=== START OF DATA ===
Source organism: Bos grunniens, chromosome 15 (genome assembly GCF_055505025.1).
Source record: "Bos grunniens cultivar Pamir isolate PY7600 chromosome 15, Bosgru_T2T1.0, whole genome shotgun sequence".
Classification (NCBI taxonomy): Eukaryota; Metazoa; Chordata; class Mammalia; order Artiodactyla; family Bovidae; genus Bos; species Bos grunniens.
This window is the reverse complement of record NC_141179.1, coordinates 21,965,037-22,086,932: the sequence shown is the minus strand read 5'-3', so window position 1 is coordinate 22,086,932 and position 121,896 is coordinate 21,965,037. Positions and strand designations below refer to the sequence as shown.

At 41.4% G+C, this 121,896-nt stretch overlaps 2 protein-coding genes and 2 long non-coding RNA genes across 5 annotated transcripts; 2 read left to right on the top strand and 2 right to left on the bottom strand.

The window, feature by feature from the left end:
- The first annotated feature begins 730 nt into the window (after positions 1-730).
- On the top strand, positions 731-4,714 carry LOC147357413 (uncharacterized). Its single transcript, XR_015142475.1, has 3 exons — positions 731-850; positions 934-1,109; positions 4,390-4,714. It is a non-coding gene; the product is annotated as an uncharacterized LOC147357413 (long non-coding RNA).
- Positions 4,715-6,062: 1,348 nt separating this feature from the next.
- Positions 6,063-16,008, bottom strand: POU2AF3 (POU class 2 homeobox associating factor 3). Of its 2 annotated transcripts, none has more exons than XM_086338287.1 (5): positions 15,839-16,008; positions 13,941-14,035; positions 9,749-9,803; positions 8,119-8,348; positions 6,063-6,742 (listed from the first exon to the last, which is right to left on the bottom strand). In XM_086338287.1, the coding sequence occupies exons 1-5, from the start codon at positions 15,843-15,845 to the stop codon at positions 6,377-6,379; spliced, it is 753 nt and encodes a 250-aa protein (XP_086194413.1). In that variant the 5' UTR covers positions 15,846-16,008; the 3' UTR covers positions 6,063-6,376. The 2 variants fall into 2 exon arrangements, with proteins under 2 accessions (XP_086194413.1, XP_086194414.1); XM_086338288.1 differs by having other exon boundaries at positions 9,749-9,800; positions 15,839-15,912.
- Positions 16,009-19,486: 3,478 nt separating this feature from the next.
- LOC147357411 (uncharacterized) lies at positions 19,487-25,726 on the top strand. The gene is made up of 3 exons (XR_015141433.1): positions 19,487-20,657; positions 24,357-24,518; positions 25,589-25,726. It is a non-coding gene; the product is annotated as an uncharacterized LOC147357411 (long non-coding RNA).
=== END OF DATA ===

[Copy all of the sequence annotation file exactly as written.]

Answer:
Source organism: Bos grunniens, chromosome 15 (genome assembly GCF_055505025.1).
Source record: "Bos grunniens cultivar Pamir isolate PY7600 chromosome 15, Bosgru_T2T1.0, whole genome shotgun sequence".
Classification (NCBI taxonomy): Eukaryota; Metazoa; Chordata; class Mammalia; order Artiodactyla; family Bovidae; genus Bos; species Bos grunniens.
This window is the reverse complement of record NC_141179.1, coordinates 21,965,037-22,086,932: the sequence shown is the minus strand read 5'-3', so window position 1 is coordinate 22,086,932 and position 121,896 is coordinate 21,965,037. Positions and strand designations below refer to the sequence as shown.

At 41.4% G+C, this 121,896-nt stretch overlaps 2 protein-coding genes and 2 long non-coding RNA genes across 5 annotated transcripts; 2 read left to right on the top strand and 2 right to left on the bottom strand.

The window, feature by feature from the left end:
- The first annotated feature begins 730 nt into the window (after positions 1-730).
- On the top strand, positions 731-4,714 carry LOC147357413 (uncharacterized). Its single transcript, XR_015142475.1, has 3 exons — positions 731-850; positions 934-1,109; positions 4,390-4,714. It is a non-coding gene; the product is annotated as an uncharacterized LOC147357413 (long non-coding RNA).
- Positions 4,715-6,062: 1,348 nt separating this feature from the next.
- Positions 6,063-16,008, bottom strand: POU2AF3 (POU class 2 homeobox associating factor 3). Of its 2 annotated transcripts, none has more exons than XM_086338287.1 (5): positions 15,839-16,008; positions 13,941-14,035; positions 9,749-9,803; positions 8,119-8,348; positions 6,063-6,742 (listed from the first exon to the last, which is right to left on the bottom strand). In XM_086338287.1, the coding sequence occupies exons 1-5, from the start codon at positions 15,843-15,845 to the stop codon at positions 6,377-6,379; spliced, it is 753 nt and encodes a 250-aa protein (XP_086194413.1). In that variant the 5' UTR covers positions 15,846-16,008; the 3' UTR covers positions 6,063-6,376. The 2 variants fall into 2 exon arrangements, with proteins under 2 accessions (XP_086194413.1, XP_086194414.1); XM_086338288.1 differs by having other exon boundaries at positions 9,749-9,800; positions 15,839-15,912.
- Positions 16,009-19,486: 3,478 nt separating this feature from the next.
- LOC147357411 (uncharacterized) lies at positions 19,487-25,726 on the top strand. The gene is made up of 3 exons (XR_015141433.1): positions 19,487-20,657; positions 24,357-24,518; positions 25,589-25,726. It is a non-coding gene; the product is annotated as an uncharacterized LOC147357411 (long non-coding RNA).